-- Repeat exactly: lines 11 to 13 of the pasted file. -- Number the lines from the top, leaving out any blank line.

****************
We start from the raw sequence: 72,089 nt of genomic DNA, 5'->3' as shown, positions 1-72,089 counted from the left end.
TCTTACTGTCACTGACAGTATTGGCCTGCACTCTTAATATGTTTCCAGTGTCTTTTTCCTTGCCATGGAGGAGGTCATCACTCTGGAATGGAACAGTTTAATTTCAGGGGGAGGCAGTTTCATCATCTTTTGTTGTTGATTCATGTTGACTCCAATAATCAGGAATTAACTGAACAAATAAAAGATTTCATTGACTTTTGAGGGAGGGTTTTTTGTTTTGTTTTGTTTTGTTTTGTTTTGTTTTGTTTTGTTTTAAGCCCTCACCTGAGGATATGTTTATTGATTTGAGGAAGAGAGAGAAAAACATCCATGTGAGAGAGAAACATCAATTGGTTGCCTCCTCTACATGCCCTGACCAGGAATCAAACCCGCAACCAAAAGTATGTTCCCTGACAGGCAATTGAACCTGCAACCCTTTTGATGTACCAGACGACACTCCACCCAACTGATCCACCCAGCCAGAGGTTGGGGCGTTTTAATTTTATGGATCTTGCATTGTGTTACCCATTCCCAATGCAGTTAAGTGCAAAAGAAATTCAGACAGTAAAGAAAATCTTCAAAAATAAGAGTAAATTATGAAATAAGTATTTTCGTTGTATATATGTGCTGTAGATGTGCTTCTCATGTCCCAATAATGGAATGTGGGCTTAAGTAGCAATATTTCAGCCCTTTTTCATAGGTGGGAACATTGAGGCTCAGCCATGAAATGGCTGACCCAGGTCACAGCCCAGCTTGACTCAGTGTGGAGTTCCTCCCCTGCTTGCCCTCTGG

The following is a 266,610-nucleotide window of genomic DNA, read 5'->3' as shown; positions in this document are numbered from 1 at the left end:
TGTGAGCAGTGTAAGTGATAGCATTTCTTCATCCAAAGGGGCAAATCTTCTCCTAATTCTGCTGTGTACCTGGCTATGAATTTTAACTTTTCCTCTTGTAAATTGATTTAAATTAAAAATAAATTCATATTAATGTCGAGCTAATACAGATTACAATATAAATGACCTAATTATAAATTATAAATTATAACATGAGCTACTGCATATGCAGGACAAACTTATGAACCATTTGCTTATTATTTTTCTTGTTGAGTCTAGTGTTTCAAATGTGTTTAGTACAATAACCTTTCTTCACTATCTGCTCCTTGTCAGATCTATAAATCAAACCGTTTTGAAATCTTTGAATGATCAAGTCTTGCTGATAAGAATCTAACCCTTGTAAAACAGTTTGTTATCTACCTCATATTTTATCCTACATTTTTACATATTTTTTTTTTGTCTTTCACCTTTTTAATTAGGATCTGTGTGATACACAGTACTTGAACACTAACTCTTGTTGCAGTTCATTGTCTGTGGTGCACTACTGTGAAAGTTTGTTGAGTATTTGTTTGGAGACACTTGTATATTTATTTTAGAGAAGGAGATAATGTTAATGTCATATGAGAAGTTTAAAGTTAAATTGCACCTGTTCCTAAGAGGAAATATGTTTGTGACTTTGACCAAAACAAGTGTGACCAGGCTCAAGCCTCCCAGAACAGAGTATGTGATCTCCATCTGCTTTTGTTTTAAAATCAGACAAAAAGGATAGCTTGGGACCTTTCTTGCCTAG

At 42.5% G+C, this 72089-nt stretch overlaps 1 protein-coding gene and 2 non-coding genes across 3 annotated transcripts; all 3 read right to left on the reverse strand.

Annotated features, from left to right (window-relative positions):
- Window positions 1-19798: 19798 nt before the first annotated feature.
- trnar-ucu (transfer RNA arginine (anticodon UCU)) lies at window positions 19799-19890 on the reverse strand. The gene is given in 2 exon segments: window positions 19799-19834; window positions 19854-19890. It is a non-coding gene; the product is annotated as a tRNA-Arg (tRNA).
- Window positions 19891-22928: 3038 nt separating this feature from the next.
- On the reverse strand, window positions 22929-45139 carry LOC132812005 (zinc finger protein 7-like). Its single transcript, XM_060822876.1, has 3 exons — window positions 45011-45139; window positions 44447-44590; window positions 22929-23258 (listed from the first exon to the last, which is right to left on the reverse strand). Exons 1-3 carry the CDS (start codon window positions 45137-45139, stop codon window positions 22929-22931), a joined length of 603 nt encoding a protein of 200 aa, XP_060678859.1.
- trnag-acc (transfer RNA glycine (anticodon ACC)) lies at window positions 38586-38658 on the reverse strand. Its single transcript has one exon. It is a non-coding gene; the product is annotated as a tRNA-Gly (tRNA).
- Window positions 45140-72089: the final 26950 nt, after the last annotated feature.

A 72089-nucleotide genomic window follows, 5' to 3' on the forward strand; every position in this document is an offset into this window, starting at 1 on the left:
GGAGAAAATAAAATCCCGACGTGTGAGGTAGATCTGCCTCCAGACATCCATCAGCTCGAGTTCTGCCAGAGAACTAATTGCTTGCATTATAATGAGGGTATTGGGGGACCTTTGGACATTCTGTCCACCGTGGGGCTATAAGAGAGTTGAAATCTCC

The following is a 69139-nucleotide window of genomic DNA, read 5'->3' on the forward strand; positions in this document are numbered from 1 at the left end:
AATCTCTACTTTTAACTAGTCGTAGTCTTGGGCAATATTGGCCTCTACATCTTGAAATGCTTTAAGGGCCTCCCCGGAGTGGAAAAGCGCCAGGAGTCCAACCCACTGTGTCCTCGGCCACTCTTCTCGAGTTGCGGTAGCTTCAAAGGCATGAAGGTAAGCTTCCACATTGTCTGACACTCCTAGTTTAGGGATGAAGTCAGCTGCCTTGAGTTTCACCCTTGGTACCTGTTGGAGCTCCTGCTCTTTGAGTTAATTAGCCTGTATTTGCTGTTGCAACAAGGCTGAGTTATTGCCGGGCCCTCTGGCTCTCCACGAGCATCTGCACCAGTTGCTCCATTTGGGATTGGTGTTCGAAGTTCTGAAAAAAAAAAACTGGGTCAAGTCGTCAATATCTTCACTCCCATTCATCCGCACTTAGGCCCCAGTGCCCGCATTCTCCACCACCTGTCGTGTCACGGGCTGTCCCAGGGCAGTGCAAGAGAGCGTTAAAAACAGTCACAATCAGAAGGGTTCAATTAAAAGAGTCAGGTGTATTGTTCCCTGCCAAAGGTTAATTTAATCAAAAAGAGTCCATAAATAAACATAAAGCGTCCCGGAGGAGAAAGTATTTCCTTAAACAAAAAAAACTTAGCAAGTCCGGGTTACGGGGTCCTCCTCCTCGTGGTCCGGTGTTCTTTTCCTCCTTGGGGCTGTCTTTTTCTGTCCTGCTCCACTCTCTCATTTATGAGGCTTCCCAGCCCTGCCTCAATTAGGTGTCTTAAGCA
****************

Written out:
- trnag-acc (transfer RNA glycine (anticodon ACC)) lies at window positions 38586-38658 on the reverse strand. Its single transcript has one exon. It is a non-coding gene; the product is annotated as a tRNA-Gly (tRNA).
- Window positions 45140-72089: the final 26950 nt, after the last annotated feature.

A 72089-nucleotide genomic window follows, 5' to 3' on the forward strand; every position in this document is an offset into this window, starting at 1 on the left: